U.S. must keep its promise on health care
updated 8:06 AM EDT, Tue March 27, 2012
At a clinic last week in Miami, a doctor tends to a patient who said her pre-existing condition made it impossible to find insurance.
- Writers: Health coverage easy to get if you're healthy, not so if you're already sick
- They say cancer, diabetes, heart disease patients very vulnerable to insurance cutoffs
- They say mandate is essential to providing patient protections; keeps costs down
- Writers: Supreme Court should affirm Americans' access to affordable, adequate care
Editor's note: Nancy Brown is CEO of the American Heart Association, Larry Hausner is CEO of the American Diabetes Association, and John R. Seffrin is CEO of the American Cancer Society and American Cancer Society Cancer Action Network.
(CNN) -- Health coverage is easy to get if you're healthy. The problem is when you're sick or have a history of illness.
For decades, people with life-threatening chronic diseases such as cancer, diabetes, heart disease or stroke faced numerous barriers to getting the care they needed. Insurers could deny coverage to anyone with a pre-existing condition, terminate coverage when the cost of a patient's care exceeded arbitrary dollar limits, or raise premiums to unaffordable levels in response to a diagnosis. As a result, patients had to skip or cut short their treatment because of costs, or go deeply into debt to pay for needed care.
The patient protections enacted into law in 2010 are changing that, enabling more Americans to afford lifesaving care. These protections provide patients with the best chance to beat their illness. When fully implemented in 2014, they will require insurers to cover people with pre-existing conditions, eliminate dollar limits on the coverage a patient can receive and ban the practice of inflating premiums for people with health concerns.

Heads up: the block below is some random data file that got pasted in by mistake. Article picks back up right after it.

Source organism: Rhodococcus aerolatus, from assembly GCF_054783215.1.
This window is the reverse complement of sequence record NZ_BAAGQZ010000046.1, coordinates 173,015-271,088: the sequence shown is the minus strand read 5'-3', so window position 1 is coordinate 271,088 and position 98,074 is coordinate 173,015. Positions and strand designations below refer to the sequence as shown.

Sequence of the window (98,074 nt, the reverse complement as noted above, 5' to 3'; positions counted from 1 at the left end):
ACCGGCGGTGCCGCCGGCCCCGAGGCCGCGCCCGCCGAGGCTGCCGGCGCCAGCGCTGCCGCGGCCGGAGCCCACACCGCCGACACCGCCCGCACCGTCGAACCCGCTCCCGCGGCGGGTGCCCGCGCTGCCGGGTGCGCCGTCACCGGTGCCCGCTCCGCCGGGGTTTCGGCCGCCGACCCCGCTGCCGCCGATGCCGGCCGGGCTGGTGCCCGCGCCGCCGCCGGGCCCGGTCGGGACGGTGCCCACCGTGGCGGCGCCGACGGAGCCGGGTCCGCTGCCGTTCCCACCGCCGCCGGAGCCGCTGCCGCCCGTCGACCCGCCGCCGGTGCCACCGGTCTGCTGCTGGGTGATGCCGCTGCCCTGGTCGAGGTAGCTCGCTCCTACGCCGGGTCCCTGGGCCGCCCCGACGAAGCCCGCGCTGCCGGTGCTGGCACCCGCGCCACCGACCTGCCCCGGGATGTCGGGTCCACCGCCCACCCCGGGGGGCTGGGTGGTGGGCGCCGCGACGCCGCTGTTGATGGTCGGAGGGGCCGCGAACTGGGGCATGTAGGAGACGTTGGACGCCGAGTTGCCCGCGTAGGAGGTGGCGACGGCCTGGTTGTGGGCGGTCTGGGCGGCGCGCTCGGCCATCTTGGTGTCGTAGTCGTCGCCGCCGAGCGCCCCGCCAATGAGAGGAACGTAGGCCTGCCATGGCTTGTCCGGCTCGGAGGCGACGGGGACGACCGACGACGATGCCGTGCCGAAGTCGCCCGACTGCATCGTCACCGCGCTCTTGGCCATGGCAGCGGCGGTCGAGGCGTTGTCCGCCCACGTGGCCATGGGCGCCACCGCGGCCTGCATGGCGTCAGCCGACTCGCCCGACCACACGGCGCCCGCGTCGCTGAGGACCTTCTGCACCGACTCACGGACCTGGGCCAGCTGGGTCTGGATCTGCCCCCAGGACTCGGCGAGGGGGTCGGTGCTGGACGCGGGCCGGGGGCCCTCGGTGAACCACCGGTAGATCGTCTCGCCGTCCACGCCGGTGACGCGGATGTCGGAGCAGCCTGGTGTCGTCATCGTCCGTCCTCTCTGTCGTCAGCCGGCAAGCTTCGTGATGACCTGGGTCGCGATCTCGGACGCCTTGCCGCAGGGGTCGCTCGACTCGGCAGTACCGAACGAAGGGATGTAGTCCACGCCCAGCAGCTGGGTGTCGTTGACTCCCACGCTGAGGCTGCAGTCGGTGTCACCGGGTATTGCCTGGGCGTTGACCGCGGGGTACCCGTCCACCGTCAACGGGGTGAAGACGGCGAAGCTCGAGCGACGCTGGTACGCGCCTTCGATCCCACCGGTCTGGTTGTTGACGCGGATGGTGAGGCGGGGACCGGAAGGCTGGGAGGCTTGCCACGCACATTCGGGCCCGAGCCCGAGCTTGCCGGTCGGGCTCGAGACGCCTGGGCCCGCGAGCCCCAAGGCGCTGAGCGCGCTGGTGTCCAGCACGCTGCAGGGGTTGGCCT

The law makes these protections possible by requiring that most Americans buy health insurance. By ensuring that coverage extends both to healthy people, who are less expensive to insure, and to those who are sick, who cost more, the law helps to keep costs down for those who need care the most. Unfortunately, the "individual responsibility" requirement has been attacked as unconstitutional, posing a grave threat to the law's critical patient protections. Federal appeals courts are divided on the issue, and the U.S. Supreme Court hears arguments on the matter this week.
Opinion: Health reform could survive loss of individual mandate
Our organizations, which represent tens of millions of people across the country with life-threatening chronic diseases, together submitted a friend-of-the-court brief asserting that the individual responsibility provision is essential to preserving the protections that patients desperately need and deserve.